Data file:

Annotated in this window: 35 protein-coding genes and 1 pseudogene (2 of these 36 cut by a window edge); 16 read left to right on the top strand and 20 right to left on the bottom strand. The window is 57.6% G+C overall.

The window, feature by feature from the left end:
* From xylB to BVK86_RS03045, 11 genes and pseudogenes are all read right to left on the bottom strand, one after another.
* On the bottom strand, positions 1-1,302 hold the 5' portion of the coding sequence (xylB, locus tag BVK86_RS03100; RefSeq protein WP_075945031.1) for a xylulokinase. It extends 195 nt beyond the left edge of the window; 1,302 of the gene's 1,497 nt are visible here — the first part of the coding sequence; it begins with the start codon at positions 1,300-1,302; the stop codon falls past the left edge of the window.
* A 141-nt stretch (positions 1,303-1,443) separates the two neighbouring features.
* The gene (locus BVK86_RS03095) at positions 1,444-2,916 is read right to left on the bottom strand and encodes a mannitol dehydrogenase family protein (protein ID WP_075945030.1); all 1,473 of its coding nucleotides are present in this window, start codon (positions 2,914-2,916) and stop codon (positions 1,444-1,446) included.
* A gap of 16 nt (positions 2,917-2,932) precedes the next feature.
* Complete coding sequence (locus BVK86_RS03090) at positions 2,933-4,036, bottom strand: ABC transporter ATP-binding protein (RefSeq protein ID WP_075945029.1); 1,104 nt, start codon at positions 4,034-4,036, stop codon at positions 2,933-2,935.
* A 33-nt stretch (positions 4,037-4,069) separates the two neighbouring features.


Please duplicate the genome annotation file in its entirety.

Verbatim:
Annotated in this window: 35 protein-coding genes and 1 pseudogene (2 of these 36 cut by a window edge); 16 read left to right on the top strand and 20 right to left on the bottom strand. The window is 57.6% G+C overall.

The window, feature by feature from the left end:
* From xylB to BVK86_RS03045, 11 genes and pseudogenes are all read right to left on the bottom strand, one after another.
* On the bottom strand, positions 1-1,302 hold the 5' portion of the coding sequence (xylB, locus tag BVK86_RS03100; RefSeq protein WP_075945031.1) for a xylulokinase. It extends 195 nt beyond the left edge of the window; 1,302 of the gene's 1,497 nt are visible here — the first part of the coding sequence; it begins with the start codon at positions 1,300-1,302; the stop codon falls past the left edge of the window.
* A 141-nt stretch (positions 1,303-1,443) separates the two neighbouring features.
* The gene (locus BVK86_RS03095) at positions 1,444-2,916 is read right to left on the bottom strand and encodes a mannitol dehydrogenase family protein (protein ID WP_075945030.1); all 1,473 of its coding nucleotides are present in this window, start codon (positions 2,914-2,916) and stop codon (positions 1,444-1,446) included.
* A gap of 16 nt (positions 2,917-2,932) precedes the next feature.
* Complete coding sequence (locus BVK86_RS03090) at positions 2,933-4,036, bottom strand: ABC transporter ATP-binding protein (RefSeq protein ID WP_075945029.1); 1,104 nt, start codon at positions 4,034-4,036, stop codon at positions 2,933-2,935.
* A 33-nt stretch (positions 4,037-4,069) separates the two neighbouring features.